TGA Update on breast implant and tissue expanders
The Therapeutic Goods Administration (TGA) has completed its review into breast implants and breast tissue expanders following reports of around 100 cases of Breast Implant Associated Anaplastic Large Cell Lymphoma in Australia (BIA ALCL), including four deaths. The TGA has decided to take regulatory action on all breast implant and breast tissue expanders currently included in the Australian Register of Therapeutic Goods (ARTG).
Eight models of breast implants are to be suspended from supply in Australia for six months, while a number of safety and performance concerns are addressed. Any stock of these un-implanted devices in the market will also be recalled during the suspension period. No models of breast tissue expanders have been suspended.
In addition to the suspensions, two industry sponsors have cancelled the supply of their highly textured implants and tissue expanders since the review was initiated.
All other breast implant and tissue expander devices that have not been suspended will require strict conditions of supply to be met.
The TGA will be holding two patient/consumer and clinician forums next Wednesday in conjunction with the Breast Cancer Network Australia and the Cancer Council to explain the decision and be further guided in communication approaches.
Australian Society of Plastic Surgeons (ASPS) is pleased with this result. It is the outcome we advocated for when we met with the TGA last month and argued against a blanket ban of grade 2, 3 and 4 implants.
Suspension and recall
Suspended implants are those that are “macrotextured” – grade 3 and 4 and some “microtextured” implants associated with higher incidences of BIA-ALCL and other clinical concerns.
Which products have been suspended?
The evidence available at present indicates that while causes are likely to be multi-factoral BIA-ALCL is more likely to occur in implants with a greater surface area and roughness of their wall. The degree of texturing in the surface is a result of the materials used in the production of the device or the manufacturing processes.
The TGA is taking a precautionary approach and suspending particular breast implant devices which have a higher degree of texturing, or a higher risk of BIA-ALCL, or deficiencies in evidence to demonstrate the manufacturer has adequate risk detection and mitigation measures in place.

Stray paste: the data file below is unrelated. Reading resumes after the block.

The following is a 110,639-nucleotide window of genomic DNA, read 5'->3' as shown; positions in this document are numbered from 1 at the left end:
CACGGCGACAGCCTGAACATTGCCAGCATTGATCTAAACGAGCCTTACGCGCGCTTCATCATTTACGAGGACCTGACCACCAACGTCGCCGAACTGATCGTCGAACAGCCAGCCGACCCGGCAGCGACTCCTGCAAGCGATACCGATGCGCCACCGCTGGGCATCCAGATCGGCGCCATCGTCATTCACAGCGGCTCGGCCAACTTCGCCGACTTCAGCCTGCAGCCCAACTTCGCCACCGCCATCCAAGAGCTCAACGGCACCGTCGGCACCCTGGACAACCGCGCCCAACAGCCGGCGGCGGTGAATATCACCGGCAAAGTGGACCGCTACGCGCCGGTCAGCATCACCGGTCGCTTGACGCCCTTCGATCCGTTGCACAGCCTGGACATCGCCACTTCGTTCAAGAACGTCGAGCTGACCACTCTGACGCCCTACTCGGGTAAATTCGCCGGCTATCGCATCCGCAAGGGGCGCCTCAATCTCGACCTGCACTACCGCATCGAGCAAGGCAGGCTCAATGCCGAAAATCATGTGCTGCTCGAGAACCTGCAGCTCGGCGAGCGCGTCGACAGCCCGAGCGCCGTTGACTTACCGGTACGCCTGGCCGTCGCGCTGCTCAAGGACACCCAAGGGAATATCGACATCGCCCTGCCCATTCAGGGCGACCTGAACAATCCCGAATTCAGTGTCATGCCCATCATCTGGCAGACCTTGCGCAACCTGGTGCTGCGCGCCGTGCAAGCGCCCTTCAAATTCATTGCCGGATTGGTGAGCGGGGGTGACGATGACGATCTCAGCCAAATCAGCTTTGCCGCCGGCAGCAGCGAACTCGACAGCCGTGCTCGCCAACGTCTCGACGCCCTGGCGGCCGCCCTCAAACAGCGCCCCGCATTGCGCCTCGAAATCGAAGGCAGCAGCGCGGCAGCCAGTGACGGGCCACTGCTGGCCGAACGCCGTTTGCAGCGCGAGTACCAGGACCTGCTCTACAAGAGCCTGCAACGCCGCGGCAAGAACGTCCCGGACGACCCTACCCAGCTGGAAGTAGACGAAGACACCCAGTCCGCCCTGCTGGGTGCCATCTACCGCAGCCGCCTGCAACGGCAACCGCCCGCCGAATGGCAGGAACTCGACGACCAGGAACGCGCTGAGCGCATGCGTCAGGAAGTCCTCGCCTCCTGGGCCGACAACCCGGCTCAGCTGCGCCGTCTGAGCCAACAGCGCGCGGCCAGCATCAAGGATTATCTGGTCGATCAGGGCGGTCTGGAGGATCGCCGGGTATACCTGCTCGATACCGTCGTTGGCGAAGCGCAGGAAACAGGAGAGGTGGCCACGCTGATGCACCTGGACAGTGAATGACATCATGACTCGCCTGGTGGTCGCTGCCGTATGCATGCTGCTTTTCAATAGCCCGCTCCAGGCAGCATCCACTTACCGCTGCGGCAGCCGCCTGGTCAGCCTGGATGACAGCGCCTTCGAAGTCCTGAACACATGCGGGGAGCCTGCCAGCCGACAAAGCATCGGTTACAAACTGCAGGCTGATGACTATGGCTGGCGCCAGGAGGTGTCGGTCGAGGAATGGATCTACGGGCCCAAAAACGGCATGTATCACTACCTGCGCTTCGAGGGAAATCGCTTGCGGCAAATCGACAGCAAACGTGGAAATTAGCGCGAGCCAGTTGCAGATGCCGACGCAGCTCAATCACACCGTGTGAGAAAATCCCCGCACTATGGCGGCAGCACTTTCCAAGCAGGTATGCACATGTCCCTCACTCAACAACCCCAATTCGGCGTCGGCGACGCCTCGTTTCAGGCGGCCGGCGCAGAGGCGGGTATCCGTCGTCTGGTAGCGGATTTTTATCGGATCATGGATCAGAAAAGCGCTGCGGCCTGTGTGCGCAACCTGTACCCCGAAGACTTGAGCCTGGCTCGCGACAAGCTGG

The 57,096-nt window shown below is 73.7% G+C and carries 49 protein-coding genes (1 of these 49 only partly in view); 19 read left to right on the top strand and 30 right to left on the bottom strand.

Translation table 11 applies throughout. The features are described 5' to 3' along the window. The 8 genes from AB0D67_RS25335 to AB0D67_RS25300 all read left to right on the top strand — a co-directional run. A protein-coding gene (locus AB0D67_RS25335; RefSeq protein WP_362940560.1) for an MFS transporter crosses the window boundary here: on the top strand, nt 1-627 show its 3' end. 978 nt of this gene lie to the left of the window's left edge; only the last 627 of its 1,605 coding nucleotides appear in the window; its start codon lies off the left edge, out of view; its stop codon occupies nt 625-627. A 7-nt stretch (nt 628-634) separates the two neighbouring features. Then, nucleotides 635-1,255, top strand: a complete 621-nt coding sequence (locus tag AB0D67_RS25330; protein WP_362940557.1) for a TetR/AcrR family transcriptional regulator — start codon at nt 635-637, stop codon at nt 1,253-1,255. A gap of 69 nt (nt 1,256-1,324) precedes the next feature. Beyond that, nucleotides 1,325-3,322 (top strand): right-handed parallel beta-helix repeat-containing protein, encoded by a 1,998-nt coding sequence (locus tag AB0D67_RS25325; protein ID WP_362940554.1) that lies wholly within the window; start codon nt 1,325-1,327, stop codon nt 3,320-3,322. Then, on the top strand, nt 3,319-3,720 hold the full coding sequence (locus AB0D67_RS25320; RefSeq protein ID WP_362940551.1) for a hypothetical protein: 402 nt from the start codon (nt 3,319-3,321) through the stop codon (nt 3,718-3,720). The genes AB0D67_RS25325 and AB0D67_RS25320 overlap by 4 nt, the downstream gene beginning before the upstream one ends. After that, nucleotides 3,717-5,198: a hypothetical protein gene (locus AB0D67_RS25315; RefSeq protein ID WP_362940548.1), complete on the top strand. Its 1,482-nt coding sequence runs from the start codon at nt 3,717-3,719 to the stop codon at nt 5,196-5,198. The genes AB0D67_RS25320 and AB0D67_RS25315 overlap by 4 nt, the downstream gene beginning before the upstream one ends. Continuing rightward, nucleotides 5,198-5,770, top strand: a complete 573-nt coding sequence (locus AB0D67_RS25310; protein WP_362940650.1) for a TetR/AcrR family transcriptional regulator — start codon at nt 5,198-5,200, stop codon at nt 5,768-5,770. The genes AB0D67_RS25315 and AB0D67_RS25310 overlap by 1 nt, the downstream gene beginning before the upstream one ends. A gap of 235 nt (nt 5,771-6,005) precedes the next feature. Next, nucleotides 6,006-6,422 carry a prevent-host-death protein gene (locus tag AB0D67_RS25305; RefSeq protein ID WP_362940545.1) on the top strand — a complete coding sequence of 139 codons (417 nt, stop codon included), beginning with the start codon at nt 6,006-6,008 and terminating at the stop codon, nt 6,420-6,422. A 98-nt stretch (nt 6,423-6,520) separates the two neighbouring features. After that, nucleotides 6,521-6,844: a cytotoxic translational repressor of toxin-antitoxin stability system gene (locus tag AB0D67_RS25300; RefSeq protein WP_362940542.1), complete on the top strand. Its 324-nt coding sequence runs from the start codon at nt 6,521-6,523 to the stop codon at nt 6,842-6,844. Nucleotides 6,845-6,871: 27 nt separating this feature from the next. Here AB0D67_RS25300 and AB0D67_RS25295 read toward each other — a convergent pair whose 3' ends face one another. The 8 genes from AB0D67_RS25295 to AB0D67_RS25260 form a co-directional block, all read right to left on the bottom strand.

Over the past few years there has been a change in the type of breast implants used in Australia with a decrease in macro-textured implants and an increase in supply of micro-textured and smooth implants. The suspensions imposed by the TGA do not impact on the supply of the smooth implants available and to date there are no known cases of BIA-ALCL in Australia where only smooth devices were implanted.
The Expert Advisory Panel has provided the following Q&A’s
What is breast implant-associated BIA-ALCL?
Breast implant-associated ALCL is a rare type of cancer.
It usually involves a swelling of the breast, typically 3 to 14 years after the operation to insert the breast implant. This swelling is due to an accumulation of fluid. Breast implant-associated ALCL has been known to occur as soon as 1 year after the operation and as late as 37 years after the operation.
Less commonly, breast implant-associated ALCL can take the form of a lump in the breast or a lump in the armpit.
If you notice any of these problems (swelling or a lump), or have any other concerns with your implants, you should seek medical attention.
Most cases of breast implant-associated ALCL are cured by removal of the implant and the capsule surrounding the implant.
What is the risk?
Based on the currently available data, it is not possible to provide an accurate estimate of risk. Current expert opinion puts the risk of ALCL at between 1-in-1,000 and 1-in-10,000. Based on currently available data, most (95%) of cases of breast implant-associated ALCL occur between 3 and 14 years after the implant (median: 8 years; range: 1-37 years).
It can be difficult to express this risk in a concrete way, such that you can make a fully informed decision about whether or not to have a breast implant. Some different ways of expressing the risk are given below:
Should implants be removed, just in case?
Because breast implant-associated ALCL is rare, experts do not recommend removal of breast implants for women who have no problems with the implant. If you are concerned you should discuss your options with your doctor.
Generally, breast implants are not lifetime devices regardless of breast implant-associated ALCL. Typically they are removed after 10-15 years. The longer you have the implant, the more likely it will need to be removed. Common reasons for removal are contracture (hard or painful implants) or movement of the implant.